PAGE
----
Here are some exercises that would help alleviate your pain:

  1. Cervical side flexion with chin tuck

  • Sit upright in a chair.
    With your shoulders relaxed, relax one arm to your side.
    Drop your opposite ear to your shoulder until a stretch is felt.
    Using your fingers, tuck your chin in, as to resemble a double chin.
    Gently release pressure with your fingers and hold this position.
    Relax and repeat

2. Levator stretch Neck stretch – levator scapula

  • Start in a seated position.
    Place the hand of the side you want to stretch down by your side.
    Tilt your head forwards and to the opposite side at an angle, as if you are trying to
    look at your armpit.
    Keeping your back straight and upright, continue to tilt your head down until you
    feel a stretch from the base of your skull down into your shoulder blade.

3. Neck stretching (Upper trapezius)

 

  • Stand up straight.
    Take the hand on the symptomatic side and place it behind your back.
    Take your other hand and place it on your head.
    Tilt your ear directly down towards your shoulder and hold this position.
    You should feel a stretch down the side of your neck.

If you believe you experience Cervicogenic Headaches get in touch with us https://physiofusion.co.nz/ for an in-depth assessment and lets knock out those headaches and decrease you dependence on pain meds

Exercises you can do during lockdown

I know how hard it can be when it comes to working out and its really easy to find an excuse to avoid lockdown workouts but it’s not just about staying in shape its also about keeping active to feel mentally strong. We know that exercise does wonders for mental health and at a time where its all uncertainty, anxiety, and a daily dose of doom and gloom, we all need to work out that frustration somewhere!

If you’re struggling with a lack of motivation or negative mindsets there’s only one way to turn it all around: Take :boom: ACTION :boom:

 

How much exercise is enough?

You’ve heard the saying something is always better than nothing and that’s the case when it comes to exercise. The current recommendation for adults according to Best Exercises for Health and Weight Loss.org is to aim for 150 minutes of moderate intensity activity every week (or 75 minutes of vigorous intensity) with two sessions of strength building activities per week. That’s about 30 minutes of movement, five times per week.

This is a quick full body routine:

Bodyweight Squats

Stand with your feet shoulder-width apart. Engage your core muscles and gently squat down. As you squat, bend from your hips. Keep your back straight as you push your hips back and counterbalance by leaning your torso forwards. Keep your knees aligned with your toes. Your weight should be evenly on your heels and the balls of your feet, not your toes. It might help to image your are trying to sit down in a chair that is too far away from you. Tense your bottom muscles at the bottom of the squat and keep them tense as you straighten back up to the start position.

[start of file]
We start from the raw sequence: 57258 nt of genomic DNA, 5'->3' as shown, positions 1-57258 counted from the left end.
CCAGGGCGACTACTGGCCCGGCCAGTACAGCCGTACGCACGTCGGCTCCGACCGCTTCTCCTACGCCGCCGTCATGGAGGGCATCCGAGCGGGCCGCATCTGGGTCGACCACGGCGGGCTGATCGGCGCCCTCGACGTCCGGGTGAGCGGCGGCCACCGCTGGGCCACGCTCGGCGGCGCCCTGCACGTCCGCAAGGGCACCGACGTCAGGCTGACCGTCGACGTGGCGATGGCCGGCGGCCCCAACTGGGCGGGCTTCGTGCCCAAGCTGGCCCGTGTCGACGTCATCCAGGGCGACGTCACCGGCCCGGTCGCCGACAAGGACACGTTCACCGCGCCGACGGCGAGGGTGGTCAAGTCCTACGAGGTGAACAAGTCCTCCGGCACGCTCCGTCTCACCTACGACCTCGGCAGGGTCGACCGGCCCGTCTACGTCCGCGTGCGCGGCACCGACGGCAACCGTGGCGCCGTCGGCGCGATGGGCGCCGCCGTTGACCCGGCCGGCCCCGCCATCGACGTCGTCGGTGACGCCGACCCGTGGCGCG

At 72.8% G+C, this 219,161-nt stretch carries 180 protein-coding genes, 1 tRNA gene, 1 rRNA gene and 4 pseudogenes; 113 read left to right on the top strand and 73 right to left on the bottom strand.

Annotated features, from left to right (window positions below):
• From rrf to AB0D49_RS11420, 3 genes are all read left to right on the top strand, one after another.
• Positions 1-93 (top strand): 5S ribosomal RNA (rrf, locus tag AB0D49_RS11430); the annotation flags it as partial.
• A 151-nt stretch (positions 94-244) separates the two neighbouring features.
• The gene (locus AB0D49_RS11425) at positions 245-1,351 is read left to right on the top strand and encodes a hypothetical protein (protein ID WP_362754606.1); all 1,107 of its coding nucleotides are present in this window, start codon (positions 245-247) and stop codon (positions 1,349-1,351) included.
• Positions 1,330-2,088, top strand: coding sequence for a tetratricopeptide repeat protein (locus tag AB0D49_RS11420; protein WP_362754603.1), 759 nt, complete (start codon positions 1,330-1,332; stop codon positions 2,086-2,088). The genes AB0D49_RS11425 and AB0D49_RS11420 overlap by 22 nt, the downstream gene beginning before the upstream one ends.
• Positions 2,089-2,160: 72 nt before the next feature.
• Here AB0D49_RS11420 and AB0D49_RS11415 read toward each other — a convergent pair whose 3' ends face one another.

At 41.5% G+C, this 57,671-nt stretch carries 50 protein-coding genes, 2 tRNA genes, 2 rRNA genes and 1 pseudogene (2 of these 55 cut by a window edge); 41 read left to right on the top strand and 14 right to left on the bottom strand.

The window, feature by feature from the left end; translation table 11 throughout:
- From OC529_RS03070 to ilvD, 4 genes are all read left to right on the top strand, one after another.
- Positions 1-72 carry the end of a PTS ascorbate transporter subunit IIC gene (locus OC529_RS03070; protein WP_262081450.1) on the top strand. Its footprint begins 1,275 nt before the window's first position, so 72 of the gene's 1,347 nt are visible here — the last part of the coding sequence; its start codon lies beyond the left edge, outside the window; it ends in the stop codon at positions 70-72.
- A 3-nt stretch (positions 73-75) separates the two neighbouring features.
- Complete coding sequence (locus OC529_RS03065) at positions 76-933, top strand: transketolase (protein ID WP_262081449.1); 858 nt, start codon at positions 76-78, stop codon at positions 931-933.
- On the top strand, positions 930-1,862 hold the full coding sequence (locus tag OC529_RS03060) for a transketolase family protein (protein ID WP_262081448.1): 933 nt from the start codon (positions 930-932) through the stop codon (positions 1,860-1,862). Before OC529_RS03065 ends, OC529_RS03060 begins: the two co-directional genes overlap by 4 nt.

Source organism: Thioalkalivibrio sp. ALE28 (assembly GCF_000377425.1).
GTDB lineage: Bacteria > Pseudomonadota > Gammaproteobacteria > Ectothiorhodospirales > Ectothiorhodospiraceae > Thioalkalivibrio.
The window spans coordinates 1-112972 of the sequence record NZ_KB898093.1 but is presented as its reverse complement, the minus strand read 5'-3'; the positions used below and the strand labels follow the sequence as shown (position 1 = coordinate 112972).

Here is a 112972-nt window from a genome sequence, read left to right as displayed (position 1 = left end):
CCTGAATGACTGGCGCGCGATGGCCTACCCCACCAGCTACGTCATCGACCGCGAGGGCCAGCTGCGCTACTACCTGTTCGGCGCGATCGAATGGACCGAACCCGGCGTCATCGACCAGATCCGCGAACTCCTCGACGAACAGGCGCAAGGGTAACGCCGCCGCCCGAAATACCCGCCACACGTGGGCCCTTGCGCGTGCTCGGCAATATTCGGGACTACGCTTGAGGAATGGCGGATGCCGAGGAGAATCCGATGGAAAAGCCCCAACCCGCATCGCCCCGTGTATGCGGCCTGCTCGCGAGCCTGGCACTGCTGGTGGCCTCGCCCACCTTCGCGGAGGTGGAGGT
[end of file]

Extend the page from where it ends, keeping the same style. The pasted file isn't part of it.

Arm dips

Start in a seated position. Place your hands on the seat of the chair and use your arms to move yourself forwards towards the front of the chair. You will need to move your feet further forwards to help your stability. From this position, use the strength of your arms to slowly lower your body directly down towards the floor and then raise yourself back up. Do not actually sit on the floor and keep your hands close in beside you. Relax and repeat.

 

Lunges

Stand straight with your arms to the side or on your hips. Take a large step forwards on your affected leg, then drop your hips directly down between both feet, bending your hips and knees to a 90 degrees. Push back up to the starting position, and repeat. Make sure you take a large enough step that your front knee does not travel over your foot, and ensure your knee travels directly forwards. Keep your body up straight throughout the movement.

 

Mountain Climbers

Adopt a plank position insuring your hands are directly beneath your shoulders.
Fully flex one hip and hold.
Extend the bent leg to the rear and repeat the movement pattern on the opposite side

 

How to stay Healthy and Sane during Lockdown

 

The restrictions and change brought by the outbreak of COVID-19 has resulted in a great deal of control being taken from our hands; this has been anxiety provoking for many of us. Nevertheless, it’s important to re-evaluate, acknowledge and place focus upon the matters that we DO have control over so that we can gain our personal power back!

 

Lockdown Productivity Tips

 

 

Check in with yourself: how is your body and mind feeling. Embrace your emotions and give yourself permission to feel the way toy do.

:large_blue_diamond: Stay connected: Social connection is inevitably limited at the moment but catching up with people via text or facetime will help prevent feelings of isolation.

:large_blue_diamond: Maintain some form of routine: Maintaining a routine helps provide some structure do days which often all seem to merge into one.